The steering wheel is the control wheel to steer a vehicle by the driver. It contains a traffic indicator switch, light switch, wiper switch, etc. It is also called a driving wheel or a hand wheel is a type of steering control in vehicles.

Steering wheels are used in most modern land vehicles, including all mass-production automobiles, as well as buses, light, and heavy trucks, and tractors.

2. Steering column or shaft:

The Steering column also known as the shaft is fitted inside the hollow steering column. When the steering wheel is turned, the steering shaft will also be rotated. Due to this, the motion is transmitted to the steering box.

The steering column is located at the top of the steering system and attaches directly to the steering wheel. The steering column then attaches to the intermediate shaft and universal joints.

3. Steering gear:

The pitman’s arm is splined to the steering gearbox rocker arm at one end and the other end is connected to the drag link by a ball joint.

The steering gearbox contains the gears that transmit the driver’s steering inputs to the steering linkage that turns the wheels, and it multiplies the driver’s steering changes so that the front wheels move more than the steering wheel.

4. Drop arm or pitman arm:

When the steering wheel is turned right or left the pitman transmits the motion it receives from the steering gearbox to the tie rod. A “drop pitman arm” is used to correct the steering when a vehicle has a suspension lift.

5. Ball Joints:

The ball joints are spherical bearings that connect the control arms to the steering knuckles. The bearing stud is tapered and threaded and fits into a tapered hole in the steering knuckle. A protective encasing prevents dirt from getting into the joint assembly.

6. Drag link:

The drag link converts the sweeping arc of the steering arm to linear motion in the plane of the other steering links. “The drag link connects the pitman arm to the steering arm, or in some applications, it connects to the tie rod assembly.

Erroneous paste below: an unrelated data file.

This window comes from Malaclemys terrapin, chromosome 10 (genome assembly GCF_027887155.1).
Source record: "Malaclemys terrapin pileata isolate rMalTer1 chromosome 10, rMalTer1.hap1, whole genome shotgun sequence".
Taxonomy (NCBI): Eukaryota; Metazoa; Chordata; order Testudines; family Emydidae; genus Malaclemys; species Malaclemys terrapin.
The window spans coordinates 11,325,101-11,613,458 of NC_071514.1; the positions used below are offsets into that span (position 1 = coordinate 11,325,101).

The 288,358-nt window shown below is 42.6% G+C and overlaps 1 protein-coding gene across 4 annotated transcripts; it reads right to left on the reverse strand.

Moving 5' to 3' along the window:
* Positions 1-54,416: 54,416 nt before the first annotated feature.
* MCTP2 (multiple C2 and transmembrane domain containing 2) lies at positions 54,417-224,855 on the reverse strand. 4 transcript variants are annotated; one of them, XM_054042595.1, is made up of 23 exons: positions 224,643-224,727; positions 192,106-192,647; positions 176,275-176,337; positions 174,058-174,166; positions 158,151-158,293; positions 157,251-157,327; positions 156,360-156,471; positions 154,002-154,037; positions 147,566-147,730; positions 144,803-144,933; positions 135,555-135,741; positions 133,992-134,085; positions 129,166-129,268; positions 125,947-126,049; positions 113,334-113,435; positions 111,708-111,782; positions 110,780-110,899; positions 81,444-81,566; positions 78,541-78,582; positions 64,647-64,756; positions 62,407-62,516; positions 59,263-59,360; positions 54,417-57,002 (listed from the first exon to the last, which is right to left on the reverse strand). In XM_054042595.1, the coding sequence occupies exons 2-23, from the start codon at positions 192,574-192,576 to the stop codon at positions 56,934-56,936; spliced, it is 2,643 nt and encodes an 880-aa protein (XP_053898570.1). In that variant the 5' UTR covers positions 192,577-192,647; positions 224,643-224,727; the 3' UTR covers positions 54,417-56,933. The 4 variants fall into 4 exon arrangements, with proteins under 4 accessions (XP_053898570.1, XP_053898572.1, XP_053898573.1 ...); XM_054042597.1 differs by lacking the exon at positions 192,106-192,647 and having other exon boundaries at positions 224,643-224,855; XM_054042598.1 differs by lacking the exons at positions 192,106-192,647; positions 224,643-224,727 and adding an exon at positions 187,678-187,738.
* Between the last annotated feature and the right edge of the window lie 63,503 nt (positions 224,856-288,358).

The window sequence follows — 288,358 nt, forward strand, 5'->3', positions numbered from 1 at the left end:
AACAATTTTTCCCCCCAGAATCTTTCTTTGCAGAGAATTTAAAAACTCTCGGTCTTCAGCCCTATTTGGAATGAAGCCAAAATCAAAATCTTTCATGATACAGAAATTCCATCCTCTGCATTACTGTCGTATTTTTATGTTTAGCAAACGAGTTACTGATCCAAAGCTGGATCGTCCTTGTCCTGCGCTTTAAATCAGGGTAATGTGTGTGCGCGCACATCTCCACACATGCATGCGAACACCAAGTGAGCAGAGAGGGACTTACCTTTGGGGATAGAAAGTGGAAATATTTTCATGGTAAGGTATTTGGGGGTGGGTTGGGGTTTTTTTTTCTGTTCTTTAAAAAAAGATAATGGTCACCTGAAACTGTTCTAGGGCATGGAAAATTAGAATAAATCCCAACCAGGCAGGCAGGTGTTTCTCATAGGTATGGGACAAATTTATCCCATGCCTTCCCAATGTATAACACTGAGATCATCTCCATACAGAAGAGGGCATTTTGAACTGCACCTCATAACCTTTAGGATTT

7. Steering arm:

The steering arm is an arm for transmitting the turning force from the steering gear to the drag link, especially of an automotive vehicle.

The basic function of the steering system is to allow the driver to safely and precisely steer the vehicle. Beyond this, the steering system also provides a way to reduce driver effort by making the act of steering the vehicle easier.

8. Stub axle:

When the steering wheel is rotated, the motion is transmitted to the pitman’s arm through the gearbox. This motion is transmitted to the drag link. Drag link transfers this movement to stub axle which rotates about kingpin. This turns the right wheel.

9. Left spindle and king arm:

In automotive suspension, a steering knuckle is that part that contains the wheel hub or spindle and attaches to the suspension and steering components. It is variously called a steering knuckle, spindle, upright, or hub, as well.

The wheel and tire assembly attach to the hub or spindle of the knuckle where the tire/wheel rotates while being held in a stable plane of motion by the knuckle/suspension assembly.

10. Left tie rod arm:

The right- and left-side tie rods are connected to each other by a center link, which is also mounted to the Pitman’s arm on the steering gear and the idler arm on the passenger side of the vehicle.

Rack and pinion steering are currently the most predominant of the two steering linkage systems.